Comment: This entry is prompted by Luigi Pellizzoni’s provocative book – Ontological Politics in a Disposable World: The New Mastery of Nature (Surrey, Ashgate, 2015; available as a free download online) – and by my own deployment of the term “ontological politics” (see “Strategic interventions and ontological politics: Research as political practice”. In A. Bletsas and C. Beasley (Eds.) 2012, Engaging with Carol Bacchi: Strategic Interventions and Exchanges. Adelaide: University of Adelaide Press, pp. 141-56;

My use of the term relies on my reading of Annemarie Mol’s work on the topic (see in particular Mol, A. 1999. Ontological politics: A word and some questions, in Actor Network Theory and After, edited by J. Law and J. Hassard. Oxford: Blackwell, 74-89.) Mol points out that “ontological politics” is a compound term, relying on meanings of “ontology” – what is posited as “real” – and “politics”. At a basic level the term “ontological politics” signals a close connection, of some form, between ontology and politics, with “the ‘real’ and the ‘political’ being deemed to be directly implicated in one another” (Pellizzoni, 2015, p. 7). A broad definition of politics as the heterogeneous strategic relations that shape lives leads to the contention that the “real” is a political creation, doubtless a confronting proposition! How is this view supported?

“Ontological politics” can be considered part of the new wave in social theory referred to as “the turn to ontology”. The use of “turn” in relation to theoretical developments signals a particular new focus of some kind. The “turn to ontology” is associated with an expressed dissatisfaction with the preceding “linguistic turn”, based on claims about excessive reliance on language to understand social relations. Susan Hekman, for example, says that the error of the “linguistic turn” was the assumption that discourse alone is constitutive of reality (see Hekman, S. 2010. The Material of Knowledge: Feminist Disclosures. Bloomington, IN: Indiana University Press, p. 24). In her view the “new ontology” (sometimes described as “the new materialisms”) resurrects “reality” to its rightful place, without lapsing into modernist conceptions of “the real”.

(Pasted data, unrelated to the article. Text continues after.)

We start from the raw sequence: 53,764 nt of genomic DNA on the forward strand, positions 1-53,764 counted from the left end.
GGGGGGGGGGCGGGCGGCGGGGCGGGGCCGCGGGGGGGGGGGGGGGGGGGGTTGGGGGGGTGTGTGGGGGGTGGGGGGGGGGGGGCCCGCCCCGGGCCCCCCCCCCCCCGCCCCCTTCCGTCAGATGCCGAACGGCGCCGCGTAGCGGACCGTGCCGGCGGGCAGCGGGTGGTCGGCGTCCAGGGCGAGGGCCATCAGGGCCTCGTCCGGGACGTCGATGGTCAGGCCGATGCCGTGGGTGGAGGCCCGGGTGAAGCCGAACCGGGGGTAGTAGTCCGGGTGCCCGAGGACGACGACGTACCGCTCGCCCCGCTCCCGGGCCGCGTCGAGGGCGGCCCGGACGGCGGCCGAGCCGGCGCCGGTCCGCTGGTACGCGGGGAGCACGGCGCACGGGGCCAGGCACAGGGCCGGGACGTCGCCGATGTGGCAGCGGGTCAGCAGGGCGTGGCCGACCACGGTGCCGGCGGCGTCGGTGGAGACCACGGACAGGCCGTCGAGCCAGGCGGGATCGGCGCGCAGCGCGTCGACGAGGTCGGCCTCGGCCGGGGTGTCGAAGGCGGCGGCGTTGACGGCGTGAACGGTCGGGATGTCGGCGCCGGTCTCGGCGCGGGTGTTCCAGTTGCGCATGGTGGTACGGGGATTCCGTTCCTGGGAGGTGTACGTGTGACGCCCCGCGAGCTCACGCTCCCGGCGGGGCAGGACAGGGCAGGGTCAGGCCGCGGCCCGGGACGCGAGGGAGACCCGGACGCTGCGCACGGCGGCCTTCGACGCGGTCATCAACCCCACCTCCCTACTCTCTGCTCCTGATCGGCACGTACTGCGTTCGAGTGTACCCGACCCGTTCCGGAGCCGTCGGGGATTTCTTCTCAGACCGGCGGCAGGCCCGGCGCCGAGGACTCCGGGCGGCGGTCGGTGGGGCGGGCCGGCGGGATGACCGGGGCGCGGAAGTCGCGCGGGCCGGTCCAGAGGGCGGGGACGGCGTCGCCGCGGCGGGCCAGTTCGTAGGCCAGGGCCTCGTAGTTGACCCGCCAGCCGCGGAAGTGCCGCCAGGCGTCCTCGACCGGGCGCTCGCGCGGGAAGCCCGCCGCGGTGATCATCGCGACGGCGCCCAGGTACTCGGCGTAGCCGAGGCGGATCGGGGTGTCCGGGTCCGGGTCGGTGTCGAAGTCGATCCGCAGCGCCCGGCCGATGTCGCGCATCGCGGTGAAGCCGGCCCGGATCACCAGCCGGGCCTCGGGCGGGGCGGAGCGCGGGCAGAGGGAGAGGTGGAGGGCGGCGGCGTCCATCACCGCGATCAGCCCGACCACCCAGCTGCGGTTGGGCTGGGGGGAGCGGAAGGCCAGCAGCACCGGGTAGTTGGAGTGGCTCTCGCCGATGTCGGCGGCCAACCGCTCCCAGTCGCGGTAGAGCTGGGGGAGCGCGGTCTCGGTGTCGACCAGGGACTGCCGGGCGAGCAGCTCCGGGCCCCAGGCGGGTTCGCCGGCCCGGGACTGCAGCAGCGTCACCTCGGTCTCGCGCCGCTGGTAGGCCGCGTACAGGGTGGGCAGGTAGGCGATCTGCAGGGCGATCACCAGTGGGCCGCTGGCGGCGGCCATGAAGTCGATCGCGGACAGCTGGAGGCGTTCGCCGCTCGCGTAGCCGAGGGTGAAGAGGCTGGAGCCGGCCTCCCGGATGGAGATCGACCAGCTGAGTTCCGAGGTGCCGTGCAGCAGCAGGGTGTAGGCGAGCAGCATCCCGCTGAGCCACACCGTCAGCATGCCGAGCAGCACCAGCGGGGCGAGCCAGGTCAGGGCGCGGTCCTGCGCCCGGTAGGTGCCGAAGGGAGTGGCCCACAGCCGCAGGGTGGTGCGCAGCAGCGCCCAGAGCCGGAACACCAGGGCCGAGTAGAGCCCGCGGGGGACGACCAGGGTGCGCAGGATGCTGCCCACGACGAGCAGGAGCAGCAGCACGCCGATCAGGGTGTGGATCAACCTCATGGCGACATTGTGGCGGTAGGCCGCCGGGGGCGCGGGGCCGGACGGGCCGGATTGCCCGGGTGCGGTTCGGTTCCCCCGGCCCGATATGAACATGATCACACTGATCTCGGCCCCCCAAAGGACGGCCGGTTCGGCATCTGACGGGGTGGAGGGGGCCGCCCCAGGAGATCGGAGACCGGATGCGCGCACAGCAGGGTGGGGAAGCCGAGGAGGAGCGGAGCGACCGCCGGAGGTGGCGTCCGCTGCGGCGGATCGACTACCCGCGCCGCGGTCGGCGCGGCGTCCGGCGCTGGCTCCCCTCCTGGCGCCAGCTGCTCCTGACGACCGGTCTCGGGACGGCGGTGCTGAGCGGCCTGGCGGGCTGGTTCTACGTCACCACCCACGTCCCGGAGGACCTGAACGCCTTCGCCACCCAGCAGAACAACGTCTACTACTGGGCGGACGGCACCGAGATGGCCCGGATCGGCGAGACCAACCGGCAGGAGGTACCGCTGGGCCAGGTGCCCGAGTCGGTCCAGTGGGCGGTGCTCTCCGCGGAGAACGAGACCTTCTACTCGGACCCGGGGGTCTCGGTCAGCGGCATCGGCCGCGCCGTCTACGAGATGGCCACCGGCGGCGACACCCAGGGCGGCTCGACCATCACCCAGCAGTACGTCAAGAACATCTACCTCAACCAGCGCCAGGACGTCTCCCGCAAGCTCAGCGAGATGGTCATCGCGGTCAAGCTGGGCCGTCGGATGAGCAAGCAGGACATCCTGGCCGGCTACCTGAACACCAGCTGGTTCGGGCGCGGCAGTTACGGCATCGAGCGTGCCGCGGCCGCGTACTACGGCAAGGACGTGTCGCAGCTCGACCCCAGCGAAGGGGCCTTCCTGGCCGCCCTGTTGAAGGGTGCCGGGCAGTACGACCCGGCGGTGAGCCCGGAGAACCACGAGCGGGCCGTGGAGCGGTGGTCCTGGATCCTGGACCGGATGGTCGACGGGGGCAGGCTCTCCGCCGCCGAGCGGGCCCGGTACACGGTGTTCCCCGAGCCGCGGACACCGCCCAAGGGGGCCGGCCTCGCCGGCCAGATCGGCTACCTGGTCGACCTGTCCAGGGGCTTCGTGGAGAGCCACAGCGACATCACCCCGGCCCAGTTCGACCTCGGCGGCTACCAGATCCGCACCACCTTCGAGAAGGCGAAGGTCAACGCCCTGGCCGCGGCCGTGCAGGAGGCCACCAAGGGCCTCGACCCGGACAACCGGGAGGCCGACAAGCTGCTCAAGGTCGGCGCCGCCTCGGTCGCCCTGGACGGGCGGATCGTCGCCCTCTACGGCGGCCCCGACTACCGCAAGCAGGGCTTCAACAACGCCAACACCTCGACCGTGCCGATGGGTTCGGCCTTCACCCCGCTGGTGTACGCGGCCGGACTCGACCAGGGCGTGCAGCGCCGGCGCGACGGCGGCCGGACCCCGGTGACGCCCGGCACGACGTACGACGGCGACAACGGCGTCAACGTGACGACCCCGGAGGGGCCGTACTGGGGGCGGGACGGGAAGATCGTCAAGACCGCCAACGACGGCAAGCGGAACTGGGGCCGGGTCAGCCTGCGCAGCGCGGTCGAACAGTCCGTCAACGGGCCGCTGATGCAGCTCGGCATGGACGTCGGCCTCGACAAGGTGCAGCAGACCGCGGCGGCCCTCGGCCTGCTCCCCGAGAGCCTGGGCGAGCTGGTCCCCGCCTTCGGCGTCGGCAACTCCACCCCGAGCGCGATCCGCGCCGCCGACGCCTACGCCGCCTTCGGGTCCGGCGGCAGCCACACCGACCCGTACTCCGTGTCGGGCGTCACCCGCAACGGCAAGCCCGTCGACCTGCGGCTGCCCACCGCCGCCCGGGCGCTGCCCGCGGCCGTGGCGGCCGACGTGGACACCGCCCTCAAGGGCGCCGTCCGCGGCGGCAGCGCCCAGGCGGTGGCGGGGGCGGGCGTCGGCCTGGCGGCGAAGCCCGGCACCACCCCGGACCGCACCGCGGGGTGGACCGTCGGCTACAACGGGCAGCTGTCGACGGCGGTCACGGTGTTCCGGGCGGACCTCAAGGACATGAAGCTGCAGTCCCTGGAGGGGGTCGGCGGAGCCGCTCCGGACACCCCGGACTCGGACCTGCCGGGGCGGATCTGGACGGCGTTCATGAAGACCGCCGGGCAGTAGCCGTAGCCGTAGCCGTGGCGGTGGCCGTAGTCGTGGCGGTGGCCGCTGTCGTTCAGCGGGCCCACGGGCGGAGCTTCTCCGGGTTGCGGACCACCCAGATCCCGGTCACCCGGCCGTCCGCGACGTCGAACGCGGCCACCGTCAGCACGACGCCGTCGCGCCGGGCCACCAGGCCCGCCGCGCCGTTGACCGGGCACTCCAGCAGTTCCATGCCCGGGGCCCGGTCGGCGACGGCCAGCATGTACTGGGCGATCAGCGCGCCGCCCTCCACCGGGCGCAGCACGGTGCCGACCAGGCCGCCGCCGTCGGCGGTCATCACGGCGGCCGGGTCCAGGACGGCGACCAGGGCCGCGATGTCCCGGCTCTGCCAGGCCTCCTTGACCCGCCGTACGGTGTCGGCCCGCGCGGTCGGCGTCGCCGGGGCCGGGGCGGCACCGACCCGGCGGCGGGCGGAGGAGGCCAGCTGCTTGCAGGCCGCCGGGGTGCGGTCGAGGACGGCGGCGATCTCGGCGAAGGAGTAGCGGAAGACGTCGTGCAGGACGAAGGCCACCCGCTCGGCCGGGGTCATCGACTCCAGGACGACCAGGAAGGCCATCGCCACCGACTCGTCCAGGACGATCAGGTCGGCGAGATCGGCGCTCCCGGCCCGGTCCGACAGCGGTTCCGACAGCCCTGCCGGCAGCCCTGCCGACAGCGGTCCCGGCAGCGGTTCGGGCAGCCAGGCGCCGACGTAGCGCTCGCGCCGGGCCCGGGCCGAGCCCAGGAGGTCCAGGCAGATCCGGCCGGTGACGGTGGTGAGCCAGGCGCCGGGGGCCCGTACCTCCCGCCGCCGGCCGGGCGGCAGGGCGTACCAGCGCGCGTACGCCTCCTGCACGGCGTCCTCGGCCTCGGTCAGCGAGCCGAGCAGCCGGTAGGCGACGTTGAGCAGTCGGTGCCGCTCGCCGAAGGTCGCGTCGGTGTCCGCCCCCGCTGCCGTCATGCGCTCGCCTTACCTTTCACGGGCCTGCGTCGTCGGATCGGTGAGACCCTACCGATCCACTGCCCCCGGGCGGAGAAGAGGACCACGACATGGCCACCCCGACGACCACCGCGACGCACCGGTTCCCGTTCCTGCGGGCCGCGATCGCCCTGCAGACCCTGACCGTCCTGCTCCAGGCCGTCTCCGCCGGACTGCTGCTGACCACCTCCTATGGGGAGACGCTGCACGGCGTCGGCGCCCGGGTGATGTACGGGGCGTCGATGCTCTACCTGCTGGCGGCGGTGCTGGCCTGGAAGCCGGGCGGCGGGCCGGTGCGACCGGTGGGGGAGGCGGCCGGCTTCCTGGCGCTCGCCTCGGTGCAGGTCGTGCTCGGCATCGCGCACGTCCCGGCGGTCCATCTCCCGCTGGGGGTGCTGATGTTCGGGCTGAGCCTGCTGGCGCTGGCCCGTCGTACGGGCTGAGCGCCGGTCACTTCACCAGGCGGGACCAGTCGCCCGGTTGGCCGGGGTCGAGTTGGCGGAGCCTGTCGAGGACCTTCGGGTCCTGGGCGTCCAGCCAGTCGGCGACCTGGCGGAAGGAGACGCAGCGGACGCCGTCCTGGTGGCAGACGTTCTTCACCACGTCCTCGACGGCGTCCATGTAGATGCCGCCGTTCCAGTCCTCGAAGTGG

However, the “ontological turn” in social theory is a “variegated phenomenon” (Pellizzoni, 2015, p. 72) and some perspectives – consider for example “feminist new materialisms” and “speculative realism” – may not sit happily together. There are nuances among the numerous contributions to “the ontological turn” that ought to be considered should one decide to engage with these debates.

Annemarie Mol (1999, p.74), in association with John Law and Actor-Network Theory, takes as a starting point that the reality we live is “one performed in a variety of [socio-material] practices” – an illustration of another contemporary theoretical direction, referred to as “the turn to practice”. Because practices are plural, it is argued, so too are the realities they enact. “Reality” is, in effect, multiple (see Mol’s book, The Body Multiple: Ontology in medical practice, Duke University Press, 2002). However, we do not experience the world as multiple, raising the question – how do plural realities become produced as a singular “real”? The answer to that question directs attention to the play of politics in coordinating aspects of reality as the “real”, making “the real” an accomplishment – or in my terms a political creation. It follows that what is deemed to be “real” and fixed, can be challenged. WPR initiates this kind of questioning of presumed fixed problems.

Some difficult theoretical issues invite further analysis. Pellizzoni (2015) identifies a shared problematization between neoliberalism and some versions of the “new ontology” or “new materialisms” that requires attention. He (p. 77) also stresses the need for conceptual development of practices, which, at times, tend to be treated as “self-evident givens rather than perspectival “cuts” in the spatio-temporal flux of events”. If practices are treated as unmediated in this way, a kind of materiality is reinstated, undermining attempts to establish a “non-dualist, ‘post-constructionist’ understanding of material reality and human intermingling with it” (Pellizzoni, 2015, p 7). This conclusion reinforces the call by Woolgar and Neyland (2013) in the earlier entry on “Mundane Governance” for constitutive interpretations to be further developed. In recent work I have emphasized the place of problematizations in the constitution of “objects” and “subjects” (].